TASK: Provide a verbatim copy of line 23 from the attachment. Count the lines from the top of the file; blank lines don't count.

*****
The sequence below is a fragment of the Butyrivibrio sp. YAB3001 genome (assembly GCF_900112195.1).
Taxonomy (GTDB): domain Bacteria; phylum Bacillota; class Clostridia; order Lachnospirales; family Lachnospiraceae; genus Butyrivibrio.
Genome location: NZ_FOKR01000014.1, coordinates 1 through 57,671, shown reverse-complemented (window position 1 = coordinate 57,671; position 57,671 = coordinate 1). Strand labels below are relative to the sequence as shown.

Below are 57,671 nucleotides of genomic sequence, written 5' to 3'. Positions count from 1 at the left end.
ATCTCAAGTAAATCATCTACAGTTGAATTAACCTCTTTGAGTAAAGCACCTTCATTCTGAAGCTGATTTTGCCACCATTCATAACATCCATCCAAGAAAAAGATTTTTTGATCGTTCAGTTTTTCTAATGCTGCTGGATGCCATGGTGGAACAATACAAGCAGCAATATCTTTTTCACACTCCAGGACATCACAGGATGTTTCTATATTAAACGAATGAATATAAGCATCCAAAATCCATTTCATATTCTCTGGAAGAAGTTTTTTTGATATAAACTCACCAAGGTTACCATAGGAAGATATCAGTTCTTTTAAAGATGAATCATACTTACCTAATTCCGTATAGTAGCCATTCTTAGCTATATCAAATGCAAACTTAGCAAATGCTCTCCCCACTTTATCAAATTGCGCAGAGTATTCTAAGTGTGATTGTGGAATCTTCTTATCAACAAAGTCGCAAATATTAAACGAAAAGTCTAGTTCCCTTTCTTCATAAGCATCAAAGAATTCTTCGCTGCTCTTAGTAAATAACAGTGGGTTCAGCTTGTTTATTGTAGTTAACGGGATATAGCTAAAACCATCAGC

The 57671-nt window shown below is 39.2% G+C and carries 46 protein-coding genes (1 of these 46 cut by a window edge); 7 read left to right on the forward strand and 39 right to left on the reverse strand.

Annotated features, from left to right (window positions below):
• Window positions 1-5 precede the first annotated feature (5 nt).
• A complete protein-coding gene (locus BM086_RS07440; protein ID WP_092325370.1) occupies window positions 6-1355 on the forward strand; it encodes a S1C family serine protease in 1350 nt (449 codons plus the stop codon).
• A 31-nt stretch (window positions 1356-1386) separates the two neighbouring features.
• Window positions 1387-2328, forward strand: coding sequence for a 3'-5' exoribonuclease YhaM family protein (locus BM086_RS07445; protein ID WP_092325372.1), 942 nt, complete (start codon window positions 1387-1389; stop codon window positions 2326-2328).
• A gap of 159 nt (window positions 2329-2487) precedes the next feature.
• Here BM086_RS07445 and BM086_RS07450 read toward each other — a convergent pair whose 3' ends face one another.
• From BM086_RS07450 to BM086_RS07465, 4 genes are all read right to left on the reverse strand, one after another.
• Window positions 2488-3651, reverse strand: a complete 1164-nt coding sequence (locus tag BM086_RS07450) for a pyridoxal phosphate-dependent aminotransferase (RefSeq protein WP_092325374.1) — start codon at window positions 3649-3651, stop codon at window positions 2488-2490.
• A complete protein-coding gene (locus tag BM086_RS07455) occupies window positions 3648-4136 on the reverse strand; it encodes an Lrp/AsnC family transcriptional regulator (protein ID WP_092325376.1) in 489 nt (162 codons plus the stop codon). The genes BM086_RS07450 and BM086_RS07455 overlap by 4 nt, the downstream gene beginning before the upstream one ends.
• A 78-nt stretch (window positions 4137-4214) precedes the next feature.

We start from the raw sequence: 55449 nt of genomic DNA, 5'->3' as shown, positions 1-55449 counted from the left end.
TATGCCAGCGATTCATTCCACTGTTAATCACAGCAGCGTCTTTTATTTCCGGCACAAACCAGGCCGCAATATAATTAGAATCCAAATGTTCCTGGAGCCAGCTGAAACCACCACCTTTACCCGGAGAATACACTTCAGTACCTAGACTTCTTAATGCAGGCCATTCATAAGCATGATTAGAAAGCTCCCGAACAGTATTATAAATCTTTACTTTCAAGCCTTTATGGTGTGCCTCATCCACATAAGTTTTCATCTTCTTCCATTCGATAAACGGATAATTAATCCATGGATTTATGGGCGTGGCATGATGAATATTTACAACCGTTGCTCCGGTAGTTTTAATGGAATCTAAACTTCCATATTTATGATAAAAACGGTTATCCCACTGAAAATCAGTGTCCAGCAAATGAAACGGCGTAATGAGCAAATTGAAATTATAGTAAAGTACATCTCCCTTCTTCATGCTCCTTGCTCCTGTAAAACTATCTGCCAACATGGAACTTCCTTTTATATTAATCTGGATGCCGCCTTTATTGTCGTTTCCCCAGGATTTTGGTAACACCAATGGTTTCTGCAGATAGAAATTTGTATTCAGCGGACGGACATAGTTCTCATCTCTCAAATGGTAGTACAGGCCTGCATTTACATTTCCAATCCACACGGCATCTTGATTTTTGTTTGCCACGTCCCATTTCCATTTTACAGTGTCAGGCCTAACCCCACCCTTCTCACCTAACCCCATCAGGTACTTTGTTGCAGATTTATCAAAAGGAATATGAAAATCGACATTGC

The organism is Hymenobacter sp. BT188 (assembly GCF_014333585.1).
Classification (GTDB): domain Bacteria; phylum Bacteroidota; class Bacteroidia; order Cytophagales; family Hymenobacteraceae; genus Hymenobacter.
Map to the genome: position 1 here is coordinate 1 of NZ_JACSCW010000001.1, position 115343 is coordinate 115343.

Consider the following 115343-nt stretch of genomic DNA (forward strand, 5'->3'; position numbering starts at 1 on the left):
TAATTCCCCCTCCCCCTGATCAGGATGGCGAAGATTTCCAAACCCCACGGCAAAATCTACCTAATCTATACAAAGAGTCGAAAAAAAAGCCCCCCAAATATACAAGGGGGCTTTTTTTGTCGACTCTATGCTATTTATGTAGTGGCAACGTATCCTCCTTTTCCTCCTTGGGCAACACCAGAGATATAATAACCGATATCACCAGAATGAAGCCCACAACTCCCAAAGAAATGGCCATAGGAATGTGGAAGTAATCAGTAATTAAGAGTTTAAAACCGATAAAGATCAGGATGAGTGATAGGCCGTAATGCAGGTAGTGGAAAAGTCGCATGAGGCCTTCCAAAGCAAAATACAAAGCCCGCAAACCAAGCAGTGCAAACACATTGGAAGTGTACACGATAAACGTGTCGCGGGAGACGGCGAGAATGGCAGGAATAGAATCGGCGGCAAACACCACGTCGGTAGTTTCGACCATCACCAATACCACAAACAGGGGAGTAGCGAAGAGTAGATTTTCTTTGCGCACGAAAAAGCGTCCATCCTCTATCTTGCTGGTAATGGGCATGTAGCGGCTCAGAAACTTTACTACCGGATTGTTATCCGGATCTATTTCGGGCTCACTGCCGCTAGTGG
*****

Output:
Consider the following 115343-nt stretch of genomic DNA (forward strand, 5'->3'; position numbering starts at 1 on the left):